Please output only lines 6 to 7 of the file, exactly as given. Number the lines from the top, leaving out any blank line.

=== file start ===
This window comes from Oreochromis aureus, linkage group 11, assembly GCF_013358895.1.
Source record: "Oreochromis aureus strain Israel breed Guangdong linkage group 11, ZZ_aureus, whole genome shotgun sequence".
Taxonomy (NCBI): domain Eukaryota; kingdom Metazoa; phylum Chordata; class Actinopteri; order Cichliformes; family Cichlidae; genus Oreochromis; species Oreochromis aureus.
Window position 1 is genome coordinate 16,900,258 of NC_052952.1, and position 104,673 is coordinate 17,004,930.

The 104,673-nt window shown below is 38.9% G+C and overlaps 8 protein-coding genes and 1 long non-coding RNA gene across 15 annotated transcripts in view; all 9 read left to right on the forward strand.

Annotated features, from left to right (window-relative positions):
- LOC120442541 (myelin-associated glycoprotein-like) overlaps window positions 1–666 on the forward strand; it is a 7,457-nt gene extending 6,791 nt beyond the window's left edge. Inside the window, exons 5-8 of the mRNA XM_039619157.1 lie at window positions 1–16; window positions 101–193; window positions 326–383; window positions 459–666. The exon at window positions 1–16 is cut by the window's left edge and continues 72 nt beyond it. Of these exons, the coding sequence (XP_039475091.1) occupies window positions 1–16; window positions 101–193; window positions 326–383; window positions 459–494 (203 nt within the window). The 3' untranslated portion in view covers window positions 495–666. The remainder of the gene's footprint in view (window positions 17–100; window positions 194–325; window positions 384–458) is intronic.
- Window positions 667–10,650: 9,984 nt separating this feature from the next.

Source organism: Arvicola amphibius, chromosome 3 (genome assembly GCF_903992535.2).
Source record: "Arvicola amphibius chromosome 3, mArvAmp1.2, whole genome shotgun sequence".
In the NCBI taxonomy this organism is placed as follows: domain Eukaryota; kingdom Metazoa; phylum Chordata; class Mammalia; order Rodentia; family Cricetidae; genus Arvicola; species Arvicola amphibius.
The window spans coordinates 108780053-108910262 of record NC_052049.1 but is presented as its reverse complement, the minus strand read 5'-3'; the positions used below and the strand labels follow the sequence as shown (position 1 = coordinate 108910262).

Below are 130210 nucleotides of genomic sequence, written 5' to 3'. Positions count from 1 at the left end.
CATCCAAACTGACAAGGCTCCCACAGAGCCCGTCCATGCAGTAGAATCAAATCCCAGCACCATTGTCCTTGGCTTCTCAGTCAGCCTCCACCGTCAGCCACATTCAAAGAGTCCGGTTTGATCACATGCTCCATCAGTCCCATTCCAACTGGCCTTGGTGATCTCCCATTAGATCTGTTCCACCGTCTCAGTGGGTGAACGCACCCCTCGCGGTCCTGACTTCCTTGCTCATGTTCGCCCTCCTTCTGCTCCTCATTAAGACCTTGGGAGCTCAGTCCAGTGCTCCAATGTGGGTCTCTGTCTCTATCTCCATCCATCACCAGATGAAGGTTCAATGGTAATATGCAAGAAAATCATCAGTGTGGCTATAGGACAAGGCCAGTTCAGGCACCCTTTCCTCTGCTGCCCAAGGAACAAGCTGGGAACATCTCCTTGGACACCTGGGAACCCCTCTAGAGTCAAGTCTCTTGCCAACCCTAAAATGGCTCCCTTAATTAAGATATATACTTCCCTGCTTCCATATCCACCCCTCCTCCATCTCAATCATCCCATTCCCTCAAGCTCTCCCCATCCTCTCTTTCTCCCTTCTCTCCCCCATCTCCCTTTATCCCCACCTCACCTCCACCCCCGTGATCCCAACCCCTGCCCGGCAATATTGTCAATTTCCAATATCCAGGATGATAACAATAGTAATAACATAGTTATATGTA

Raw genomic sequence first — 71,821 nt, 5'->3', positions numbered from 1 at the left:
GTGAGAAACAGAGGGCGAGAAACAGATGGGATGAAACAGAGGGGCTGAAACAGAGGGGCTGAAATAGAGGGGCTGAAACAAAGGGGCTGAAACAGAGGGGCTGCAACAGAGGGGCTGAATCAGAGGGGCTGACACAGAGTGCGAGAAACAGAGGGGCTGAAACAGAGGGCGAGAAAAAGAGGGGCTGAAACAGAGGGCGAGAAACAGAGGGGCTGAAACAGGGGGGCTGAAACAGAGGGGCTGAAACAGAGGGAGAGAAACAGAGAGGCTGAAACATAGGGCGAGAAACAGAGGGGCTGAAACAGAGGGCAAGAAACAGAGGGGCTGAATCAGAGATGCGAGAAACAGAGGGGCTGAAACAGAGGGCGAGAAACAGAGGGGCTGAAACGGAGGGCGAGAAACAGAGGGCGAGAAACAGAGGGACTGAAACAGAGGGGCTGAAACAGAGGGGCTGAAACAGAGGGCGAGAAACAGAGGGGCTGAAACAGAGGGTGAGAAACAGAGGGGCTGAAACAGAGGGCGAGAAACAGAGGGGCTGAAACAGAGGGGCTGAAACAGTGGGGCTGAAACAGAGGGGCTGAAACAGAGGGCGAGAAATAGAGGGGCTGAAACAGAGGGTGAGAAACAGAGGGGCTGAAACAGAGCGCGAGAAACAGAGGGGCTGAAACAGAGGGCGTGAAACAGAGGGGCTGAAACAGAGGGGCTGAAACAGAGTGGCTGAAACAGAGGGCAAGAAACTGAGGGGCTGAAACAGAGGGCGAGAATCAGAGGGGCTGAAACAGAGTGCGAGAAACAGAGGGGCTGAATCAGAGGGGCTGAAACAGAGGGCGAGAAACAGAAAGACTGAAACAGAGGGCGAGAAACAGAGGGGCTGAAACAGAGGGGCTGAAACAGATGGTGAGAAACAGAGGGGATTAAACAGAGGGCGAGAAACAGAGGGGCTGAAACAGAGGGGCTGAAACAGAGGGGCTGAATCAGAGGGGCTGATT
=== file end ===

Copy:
Annotated features, from left to right (window-relative positions):
- LOC120442541 (myelin-associated glycoprotein-like) overlaps window positions 1–666 on the forward strand; it is a 7,457-nt gene extending 6,791 nt beyond the window's left edge. Inside the window, exons 5-8 of the mRNA XM_039619157.1 lie at window positions 1–16; window positions 101–193; window positions 326–383; window positions 459–666. The exon at window positions 1–16 is cut by the window's left edge and continues 72 nt beyond it. Of these exons, the coding sequence (XP_039475091.1) occupies window positions 1–16; window positions 101–193; window positions 326–383; window positions 459–494 (203 nt within the window). The 3' untranslated portion in view covers window positions 495–666. The remainder of the gene's footprint in view (window positions 17–100; window positions 194–325; window positions 384–458) is intronic.